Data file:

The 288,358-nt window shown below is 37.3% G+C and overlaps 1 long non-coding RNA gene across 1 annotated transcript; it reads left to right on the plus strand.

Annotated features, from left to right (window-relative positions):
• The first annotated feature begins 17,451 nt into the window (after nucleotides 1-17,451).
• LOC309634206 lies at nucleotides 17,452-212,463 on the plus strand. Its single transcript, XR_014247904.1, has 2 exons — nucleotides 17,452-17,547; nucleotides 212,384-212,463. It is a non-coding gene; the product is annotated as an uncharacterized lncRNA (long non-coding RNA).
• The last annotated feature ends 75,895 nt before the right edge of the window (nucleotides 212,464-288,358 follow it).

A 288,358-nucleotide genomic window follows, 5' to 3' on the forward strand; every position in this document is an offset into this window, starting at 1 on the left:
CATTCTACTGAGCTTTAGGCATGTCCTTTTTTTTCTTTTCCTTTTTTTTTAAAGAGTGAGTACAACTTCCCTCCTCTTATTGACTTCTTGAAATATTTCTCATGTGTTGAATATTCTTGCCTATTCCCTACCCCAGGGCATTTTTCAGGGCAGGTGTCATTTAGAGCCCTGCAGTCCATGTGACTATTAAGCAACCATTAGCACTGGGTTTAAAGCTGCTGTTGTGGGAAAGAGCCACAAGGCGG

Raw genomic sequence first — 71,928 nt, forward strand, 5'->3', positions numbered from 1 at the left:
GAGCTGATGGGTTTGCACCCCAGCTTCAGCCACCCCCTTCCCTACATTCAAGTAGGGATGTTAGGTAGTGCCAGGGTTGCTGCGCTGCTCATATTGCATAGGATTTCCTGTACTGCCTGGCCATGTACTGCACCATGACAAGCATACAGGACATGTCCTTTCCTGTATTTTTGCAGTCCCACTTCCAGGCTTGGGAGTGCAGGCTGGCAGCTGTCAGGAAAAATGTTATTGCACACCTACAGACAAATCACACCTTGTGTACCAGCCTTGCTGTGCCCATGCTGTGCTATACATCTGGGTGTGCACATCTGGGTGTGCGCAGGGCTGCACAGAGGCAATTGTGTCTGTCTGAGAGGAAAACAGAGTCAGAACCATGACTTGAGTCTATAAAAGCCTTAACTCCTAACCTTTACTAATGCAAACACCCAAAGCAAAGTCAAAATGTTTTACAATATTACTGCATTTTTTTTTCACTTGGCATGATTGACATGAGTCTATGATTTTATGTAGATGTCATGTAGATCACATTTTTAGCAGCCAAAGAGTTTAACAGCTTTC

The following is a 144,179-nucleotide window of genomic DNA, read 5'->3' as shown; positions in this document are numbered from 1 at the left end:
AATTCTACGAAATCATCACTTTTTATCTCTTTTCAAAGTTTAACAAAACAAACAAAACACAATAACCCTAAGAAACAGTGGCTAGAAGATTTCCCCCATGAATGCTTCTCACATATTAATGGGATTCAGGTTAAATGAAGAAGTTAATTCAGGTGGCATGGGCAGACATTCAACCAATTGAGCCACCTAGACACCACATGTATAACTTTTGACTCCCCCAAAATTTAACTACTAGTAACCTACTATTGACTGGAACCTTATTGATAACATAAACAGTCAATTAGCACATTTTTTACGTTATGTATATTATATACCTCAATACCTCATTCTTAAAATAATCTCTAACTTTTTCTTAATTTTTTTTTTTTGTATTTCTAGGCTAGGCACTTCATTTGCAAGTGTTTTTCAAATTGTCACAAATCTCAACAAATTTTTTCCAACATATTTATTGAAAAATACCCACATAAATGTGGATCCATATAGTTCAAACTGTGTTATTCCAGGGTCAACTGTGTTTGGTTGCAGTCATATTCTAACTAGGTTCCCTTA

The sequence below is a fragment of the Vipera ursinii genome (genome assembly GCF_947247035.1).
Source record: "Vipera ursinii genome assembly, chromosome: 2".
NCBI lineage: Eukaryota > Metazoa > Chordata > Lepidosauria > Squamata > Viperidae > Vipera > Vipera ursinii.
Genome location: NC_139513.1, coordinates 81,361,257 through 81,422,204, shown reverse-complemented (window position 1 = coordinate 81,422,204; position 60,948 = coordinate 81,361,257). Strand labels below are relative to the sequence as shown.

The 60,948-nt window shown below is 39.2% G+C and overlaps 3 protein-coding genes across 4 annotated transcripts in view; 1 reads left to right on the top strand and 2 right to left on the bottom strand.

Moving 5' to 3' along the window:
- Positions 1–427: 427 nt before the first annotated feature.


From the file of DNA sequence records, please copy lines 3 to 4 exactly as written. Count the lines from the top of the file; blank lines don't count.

• The first annotated feature begins 17,451 nt into the window (after nucleotides 1-17,451).
• LOC309634206 lies at nucleotides 17,452-212,463 on the plus strand. Its single transcript, XR_014247904.1, has 2 exons — nucleotides 17,452-17,547; nucleotides 212,384-212,463. It is a non-coding gene; the product is annotated as an uncharacterized lncRNA (long non-coding RNA).